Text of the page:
Stop the presses!

Here's some research confirming what we all know: your body weight is determined by more than just the amount of food you eat.

From a press release:

"It says that the nervous system is a key regulator coordinating all energy-related processes through distinct molecular pathways," said Kaveh Ashrafi of the University of California, San Francisco. "The nervous system makes a decision about its state leading to effects on behavior, reproduction, growth and metabolism. These outputs are related, but they are not consequences of each other. It's not that feeding isn't important, but the neural control of fat is distinct from feeding."

If the results in worms can be extrapolated to humans, as Ashrafi suspects at a fundamental level they can given serotonin’s ancient evolutionary origins, then the finding may have clinical implications.

"From a clinical perspective, this may mean you could develop therapeutic strategies to manipulate fat metabolism independently of what you eat," he said. "Now, the focus is primarily on feeding behavior. As important as that is, it's only part of the story. If the logic of the system is conserved across species, a strategy that focuses solely on behavior can only go so far. It may be one reason diets fail."

Obviously, the amount of food you eat can and does affect your weight. But it's not as simple as that. The amount of serotonin in your brain can stimulate to eat more or less. Yet serotonin also regulates how this energy is used. This kind of finding helps fill in the gap as to why people who eat the same can weigh differently.

As a science reporter (an intern science reporter, but still), I get on mailing lists for all of the latest research. Most of what I report on would be of basically no interest to people on this blog (the lastest chemistry research), but I do get a variety of stuff. When this one came across my desk, I immediately searched for the results online. Just to see.

It had five results.

If this paper was about how to lose weight, there wouldn't be just five results. I would give just a little bit of slack if the title of the press release was something super esoteric. But it wasn't. The title of the press release was: Thinness vs. obesity not directly linked to eating habits, study suggests.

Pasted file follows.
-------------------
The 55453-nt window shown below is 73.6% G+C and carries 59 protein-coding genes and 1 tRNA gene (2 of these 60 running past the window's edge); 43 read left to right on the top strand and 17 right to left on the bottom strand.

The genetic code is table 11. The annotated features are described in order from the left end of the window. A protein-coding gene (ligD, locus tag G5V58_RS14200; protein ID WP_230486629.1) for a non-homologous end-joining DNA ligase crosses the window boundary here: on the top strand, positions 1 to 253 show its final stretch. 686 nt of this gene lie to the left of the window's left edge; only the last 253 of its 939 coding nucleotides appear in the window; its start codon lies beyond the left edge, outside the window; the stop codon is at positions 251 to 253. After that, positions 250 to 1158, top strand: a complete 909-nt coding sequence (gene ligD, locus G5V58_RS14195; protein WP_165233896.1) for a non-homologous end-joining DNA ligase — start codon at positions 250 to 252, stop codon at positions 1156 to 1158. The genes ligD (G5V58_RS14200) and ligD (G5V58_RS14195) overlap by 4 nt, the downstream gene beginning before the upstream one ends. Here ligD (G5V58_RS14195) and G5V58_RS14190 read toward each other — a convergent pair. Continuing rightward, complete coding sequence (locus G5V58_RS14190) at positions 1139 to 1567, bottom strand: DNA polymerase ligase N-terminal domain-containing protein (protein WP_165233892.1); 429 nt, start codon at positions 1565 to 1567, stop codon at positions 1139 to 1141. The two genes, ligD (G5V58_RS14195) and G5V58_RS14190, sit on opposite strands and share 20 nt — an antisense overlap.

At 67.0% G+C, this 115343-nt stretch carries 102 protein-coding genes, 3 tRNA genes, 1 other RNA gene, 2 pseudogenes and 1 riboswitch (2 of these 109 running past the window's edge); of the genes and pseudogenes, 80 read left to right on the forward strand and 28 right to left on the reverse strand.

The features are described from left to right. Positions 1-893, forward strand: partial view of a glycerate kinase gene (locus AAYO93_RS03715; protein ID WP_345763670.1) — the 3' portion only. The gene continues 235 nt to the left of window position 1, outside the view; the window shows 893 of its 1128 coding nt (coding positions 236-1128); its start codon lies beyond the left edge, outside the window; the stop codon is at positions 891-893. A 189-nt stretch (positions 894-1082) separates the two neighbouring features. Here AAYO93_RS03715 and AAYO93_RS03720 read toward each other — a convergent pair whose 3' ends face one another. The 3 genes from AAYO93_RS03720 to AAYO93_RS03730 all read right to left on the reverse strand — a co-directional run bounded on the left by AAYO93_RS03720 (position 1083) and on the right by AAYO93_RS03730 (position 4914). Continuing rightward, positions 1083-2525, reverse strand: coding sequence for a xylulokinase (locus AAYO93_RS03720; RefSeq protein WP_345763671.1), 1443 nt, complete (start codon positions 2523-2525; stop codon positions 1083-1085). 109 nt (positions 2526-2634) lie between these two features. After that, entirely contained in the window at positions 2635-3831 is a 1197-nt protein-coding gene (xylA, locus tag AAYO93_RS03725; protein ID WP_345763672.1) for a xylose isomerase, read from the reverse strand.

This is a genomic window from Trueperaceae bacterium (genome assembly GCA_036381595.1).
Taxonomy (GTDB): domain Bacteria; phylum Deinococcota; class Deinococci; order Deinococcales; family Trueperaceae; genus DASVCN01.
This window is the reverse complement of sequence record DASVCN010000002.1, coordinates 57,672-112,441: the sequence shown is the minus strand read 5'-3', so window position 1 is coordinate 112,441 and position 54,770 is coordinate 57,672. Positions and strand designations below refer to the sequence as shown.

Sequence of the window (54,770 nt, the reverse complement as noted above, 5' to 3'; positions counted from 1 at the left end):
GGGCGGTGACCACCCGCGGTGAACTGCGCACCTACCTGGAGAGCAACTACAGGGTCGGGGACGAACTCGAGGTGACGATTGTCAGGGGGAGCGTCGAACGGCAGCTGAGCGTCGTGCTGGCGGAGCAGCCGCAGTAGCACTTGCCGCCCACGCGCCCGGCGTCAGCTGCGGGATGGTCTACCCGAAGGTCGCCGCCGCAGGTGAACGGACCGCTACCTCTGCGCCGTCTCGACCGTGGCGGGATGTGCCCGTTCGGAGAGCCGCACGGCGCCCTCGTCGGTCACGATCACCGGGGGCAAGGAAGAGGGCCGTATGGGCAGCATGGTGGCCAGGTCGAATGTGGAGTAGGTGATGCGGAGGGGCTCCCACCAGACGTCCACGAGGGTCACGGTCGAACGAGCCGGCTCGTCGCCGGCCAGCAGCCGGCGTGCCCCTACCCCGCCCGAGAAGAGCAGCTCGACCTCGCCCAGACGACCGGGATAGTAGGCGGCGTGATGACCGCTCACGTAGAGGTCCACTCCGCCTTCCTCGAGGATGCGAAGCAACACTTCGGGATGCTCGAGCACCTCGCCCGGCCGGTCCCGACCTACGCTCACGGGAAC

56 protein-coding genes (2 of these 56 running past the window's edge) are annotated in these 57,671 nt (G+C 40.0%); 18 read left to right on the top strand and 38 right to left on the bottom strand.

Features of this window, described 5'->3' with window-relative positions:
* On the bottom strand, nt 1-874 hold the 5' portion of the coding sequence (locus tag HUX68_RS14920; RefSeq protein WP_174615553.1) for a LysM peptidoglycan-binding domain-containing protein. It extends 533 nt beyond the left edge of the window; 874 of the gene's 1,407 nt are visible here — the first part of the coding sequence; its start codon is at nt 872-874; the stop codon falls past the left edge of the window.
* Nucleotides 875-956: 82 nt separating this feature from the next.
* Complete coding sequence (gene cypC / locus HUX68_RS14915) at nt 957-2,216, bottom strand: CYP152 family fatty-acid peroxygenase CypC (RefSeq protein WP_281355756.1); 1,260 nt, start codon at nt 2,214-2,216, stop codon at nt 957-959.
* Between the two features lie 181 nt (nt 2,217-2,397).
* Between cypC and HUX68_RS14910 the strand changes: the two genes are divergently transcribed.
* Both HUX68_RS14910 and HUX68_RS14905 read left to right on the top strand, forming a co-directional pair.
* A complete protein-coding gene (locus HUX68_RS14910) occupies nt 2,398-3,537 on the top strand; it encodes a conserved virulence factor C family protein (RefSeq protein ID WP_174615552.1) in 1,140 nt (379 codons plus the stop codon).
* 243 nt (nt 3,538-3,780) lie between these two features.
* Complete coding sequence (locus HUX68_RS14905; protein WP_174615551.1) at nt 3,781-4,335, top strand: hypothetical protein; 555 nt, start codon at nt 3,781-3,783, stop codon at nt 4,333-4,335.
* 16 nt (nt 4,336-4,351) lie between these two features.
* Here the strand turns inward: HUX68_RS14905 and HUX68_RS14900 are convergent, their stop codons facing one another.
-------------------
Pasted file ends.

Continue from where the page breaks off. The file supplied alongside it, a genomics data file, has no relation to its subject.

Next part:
I think these findings are far more important and meaningful than whether Atkins raises your cholesterol levels more or less than 5 points. This has to do with the fundamental ways your weight is regulated. But this study doesn't have the potential to earn companies a lot of money. So it wasn't promoted as much. If it's not promoted, it probably won't get reported.

Which is exactly what happened here.

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Anonymous said...

I'm always so glad to check out the new research you post, Carrie! Very, very interesting one this time.

carrie said...

At your service, m'dear.

I love my job of writing about research (even if during the day it has nothing to do with eating disorders!)

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I'm a science writer, a jewelry design artist, a bookworm, a complete geek, and mom to a wonderful kitty. I am also recovering from a decade-plus battle with anorexia nervosa. I believe that complete recovery is possible, and that the first step along that path is full nutrition.

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nour·ish: (v); to sustain with food or nutriment; supply with what is necessary for life, health, and growth; to cherish, foster, keep alive; to strengthen, build up, or promote


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